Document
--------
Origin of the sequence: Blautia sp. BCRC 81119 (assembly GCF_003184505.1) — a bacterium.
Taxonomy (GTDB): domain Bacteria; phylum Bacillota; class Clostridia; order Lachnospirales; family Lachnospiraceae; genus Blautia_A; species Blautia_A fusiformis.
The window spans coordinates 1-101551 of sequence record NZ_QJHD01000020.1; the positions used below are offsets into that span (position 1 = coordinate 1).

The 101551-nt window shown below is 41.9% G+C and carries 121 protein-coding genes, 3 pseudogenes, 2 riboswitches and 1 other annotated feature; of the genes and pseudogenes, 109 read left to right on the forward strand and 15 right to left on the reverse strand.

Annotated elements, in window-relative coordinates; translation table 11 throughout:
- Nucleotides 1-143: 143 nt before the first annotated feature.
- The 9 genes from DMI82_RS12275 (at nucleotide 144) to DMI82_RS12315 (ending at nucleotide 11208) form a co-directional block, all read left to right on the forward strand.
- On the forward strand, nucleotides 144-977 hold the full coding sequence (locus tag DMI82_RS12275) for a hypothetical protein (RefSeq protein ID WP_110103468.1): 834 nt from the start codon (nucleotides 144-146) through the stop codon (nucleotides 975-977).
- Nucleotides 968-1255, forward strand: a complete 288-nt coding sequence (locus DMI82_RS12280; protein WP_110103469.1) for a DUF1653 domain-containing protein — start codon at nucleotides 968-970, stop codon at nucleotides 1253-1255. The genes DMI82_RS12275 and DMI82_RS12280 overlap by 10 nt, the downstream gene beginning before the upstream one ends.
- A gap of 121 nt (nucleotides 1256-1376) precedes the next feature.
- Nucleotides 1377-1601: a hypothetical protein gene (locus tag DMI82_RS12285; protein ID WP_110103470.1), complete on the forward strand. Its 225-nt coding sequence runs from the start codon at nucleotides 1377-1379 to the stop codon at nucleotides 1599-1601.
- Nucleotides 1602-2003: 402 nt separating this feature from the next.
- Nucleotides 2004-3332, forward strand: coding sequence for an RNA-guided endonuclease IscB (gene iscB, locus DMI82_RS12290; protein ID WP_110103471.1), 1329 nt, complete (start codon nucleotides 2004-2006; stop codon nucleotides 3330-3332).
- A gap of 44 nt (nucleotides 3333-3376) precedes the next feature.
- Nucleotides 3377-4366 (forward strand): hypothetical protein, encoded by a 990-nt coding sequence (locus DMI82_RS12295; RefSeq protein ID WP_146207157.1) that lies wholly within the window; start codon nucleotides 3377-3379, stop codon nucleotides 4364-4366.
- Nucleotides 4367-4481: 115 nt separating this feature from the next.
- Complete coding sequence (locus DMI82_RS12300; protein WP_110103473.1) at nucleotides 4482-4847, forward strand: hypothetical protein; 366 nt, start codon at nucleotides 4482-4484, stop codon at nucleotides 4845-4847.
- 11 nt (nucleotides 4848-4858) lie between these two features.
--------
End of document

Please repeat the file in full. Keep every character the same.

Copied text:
Origin of the sequence: Blautia sp. BCRC 81119 (assembly GCF_003184505.1) — a bacterium.
Taxonomy (GTDB): domain Bacteria; phylum Bacillota; class Clostridia; order Lachnospirales; family Lachnospiraceae; genus Blautia_A; species Blautia_A fusiformis.
The window spans coordinates 1-101551 of sequence record NZ_QJHD01000020.1; the positions used below are offsets into that span (position 1 = coordinate 1).

The 101551-nt window shown below is 41.9% G+C and carries 121 protein-coding genes, 3 pseudogenes, 2 riboswitches and 1 other annotated feature; of the genes and pseudogenes, 109 read left to right on the forward strand and 15 right to left on the reverse strand.

Annotated elements, in window-relative coordinates; translation table 11 throughout:
- Nucleotides 1-143: 143 nt before the first annotated feature.
- The 9 genes from DMI82_RS12275 (at nucleotide 144) to DMI82_RS12315 (ending at nucleotide 11208) form a co-directional block, all read left to right on the forward strand.
- On the forward strand, nucleotides 144-977 hold the full coding sequence (locus tag DMI82_RS12275) for a hypothetical protein (RefSeq protein ID WP_110103468.1): 834 nt from the start codon (nucleotides 144-146) through the stop codon (nucleotides 975-977).
- Nucleotides 968-1255, forward strand: a complete 288-nt coding sequence (locus DMI82_RS12280; protein WP_110103469.1) for a DUF1653 domain-containing protein — start codon at nucleotides 968-970, stop codon at nucleotides 1253-1255. The genes DMI82_RS12275 and DMI82_RS12280 overlap by 10 nt, the downstream gene beginning before the upstream one ends.
- A gap of 121 nt (nucleotides 1256-1376) precedes the next feature.
- Nucleotides 1377-1601: a hypothetical protein gene (locus tag DMI82_RS12285; protein ID WP_110103470.1), complete on the forward strand. Its 225-nt coding sequence runs from the start codon at nucleotides 1377-1379 to the stop codon at nucleotides 1599-1601.
- Nucleotides 1602-2003: 402 nt separating this feature from the next.
- Nucleotides 2004-3332, forward strand: coding sequence for an RNA-guided endonuclease IscB (gene iscB, locus DMI82_RS12290; protein ID WP_110103471.1), 1329 nt, complete (start codon nucleotides 2004-2006; stop codon nucleotides 3330-3332).
- A gap of 44 nt (nucleotides 3333-3376) precedes the next feature.
- Nucleotides 3377-4366 (forward strand): hypothetical protein, encoded by a 990-nt coding sequence (locus DMI82_RS12295; RefSeq protein ID WP_146207157.1) that lies wholly within the window; start codon nucleotides 3377-3379, stop codon nucleotides 4364-4366.
- Nucleotides 4367-4481: 115 nt separating this feature from the next.
- Complete coding sequence (locus DMI82_RS12300; protein WP_110103473.1) at nucleotides 4482-4847, forward strand: hypothetical protein; 366 nt, start codon at nucleotides 4482-4484, stop codon at nucleotides 4845-4847.
- 11 nt (nucleotides 4848-4858) lie between these two features.